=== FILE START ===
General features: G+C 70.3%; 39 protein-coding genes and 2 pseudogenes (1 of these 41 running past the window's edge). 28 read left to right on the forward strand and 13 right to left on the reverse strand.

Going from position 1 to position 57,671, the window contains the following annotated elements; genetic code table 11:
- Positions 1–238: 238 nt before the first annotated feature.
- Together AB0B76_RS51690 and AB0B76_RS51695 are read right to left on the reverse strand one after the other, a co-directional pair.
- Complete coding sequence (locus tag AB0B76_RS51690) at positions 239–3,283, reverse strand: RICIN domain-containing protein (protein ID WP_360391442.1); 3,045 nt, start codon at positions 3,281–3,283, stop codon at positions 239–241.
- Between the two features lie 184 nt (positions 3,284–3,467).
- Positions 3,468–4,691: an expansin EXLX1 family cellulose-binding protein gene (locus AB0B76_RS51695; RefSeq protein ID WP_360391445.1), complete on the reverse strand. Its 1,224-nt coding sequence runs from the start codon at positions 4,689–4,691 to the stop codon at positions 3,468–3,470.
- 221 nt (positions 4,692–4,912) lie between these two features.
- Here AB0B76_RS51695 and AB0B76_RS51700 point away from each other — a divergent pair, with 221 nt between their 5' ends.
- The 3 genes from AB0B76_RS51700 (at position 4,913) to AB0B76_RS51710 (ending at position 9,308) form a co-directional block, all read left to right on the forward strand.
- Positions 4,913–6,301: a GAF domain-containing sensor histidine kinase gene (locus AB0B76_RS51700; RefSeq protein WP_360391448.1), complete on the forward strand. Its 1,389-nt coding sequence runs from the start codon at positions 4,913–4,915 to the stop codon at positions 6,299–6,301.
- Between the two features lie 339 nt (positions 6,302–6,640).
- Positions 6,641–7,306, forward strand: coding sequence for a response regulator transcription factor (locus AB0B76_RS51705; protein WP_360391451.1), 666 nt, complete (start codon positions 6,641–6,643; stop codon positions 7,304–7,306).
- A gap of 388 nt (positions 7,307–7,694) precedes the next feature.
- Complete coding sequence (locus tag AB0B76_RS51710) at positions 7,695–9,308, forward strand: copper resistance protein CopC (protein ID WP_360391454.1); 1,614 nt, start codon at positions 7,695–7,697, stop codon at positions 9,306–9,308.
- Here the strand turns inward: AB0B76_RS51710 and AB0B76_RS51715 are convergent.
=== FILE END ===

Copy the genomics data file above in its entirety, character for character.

General features: G+C 70.3%; 39 protein-coding genes and 2 pseudogenes (1 of these 41 running past the window's edge). 28 read left to right on the forward strand and 13 right to left on the reverse strand.

Going from position 1 to position 57,671, the window contains the following annotated elements; genetic code table 11:
- Positions 1–238: 238 nt before the first annotated feature.
- Together AB0B76_RS51690 and AB0B76_RS51695 are read right to left on the reverse strand one after the other, a co-directional pair.
- Complete coding sequence (locus tag AB0B76_RS51690) at positions 239–3,283, reverse strand: RICIN domain-containing protein (protein ID WP_360391442.1); 3,045 nt, start codon at positions 3,281–3,283, stop codon at positions 239–241.
- Between the two features lie 184 nt (positions 3,284–3,467).
- Positions 3,468–4,691: an expansin EXLX1 family cellulose-binding protein gene (locus AB0B76_RS51695; RefSeq protein ID WP_360391445.1), complete on the reverse strand. Its 1,224-nt coding sequence runs from the start codon at positions 4,689–4,691 to the stop codon at positions 3,468–3,470.
- 221 nt (positions 4,692–4,912) lie between these two features.
- Here AB0B76_RS51695 and AB0B76_RS51700 point away from each other — a divergent pair, with 221 nt between their 5' ends.
- The 3 genes from AB0B76_RS51700 (at position 4,913) to AB0B76_RS51710 (ending at position 9,308) form a co-directional block, all read left to right on the forward strand.
- Positions 4,913–6,301: a GAF domain-containing sensor histidine kinase gene (locus AB0B76_RS51700; RefSeq protein WP_360391448.1), complete on the forward strand. Its 1,389-nt coding sequence runs from the start codon at positions 4,913–4,915 to the stop codon at positions 6,299–6,301.
- Between the two features lie 339 nt (positions 6,302–6,640).
- Positions 6,641–7,306, forward strand: coding sequence for a response regulator transcription factor (locus AB0B76_RS51705; protein WP_360391451.1), 666 nt, complete (start codon positions 6,641–6,643; stop codon positions 7,304–7,306).
- A gap of 388 nt (positions 7,307–7,694) precedes the next feature.
- Complete coding sequence (locus tag AB0B76_RS51710) at positions 7,695–9,308, forward strand: copper resistance protein CopC (protein ID WP_360391454.1); 1,614 nt, start codon at positions 7,695–7,697, stop codon at positions 9,306–9,308.
- Here the strand turns inward: AB0B76_RS51710 and AB0B76_RS51715 are convergent.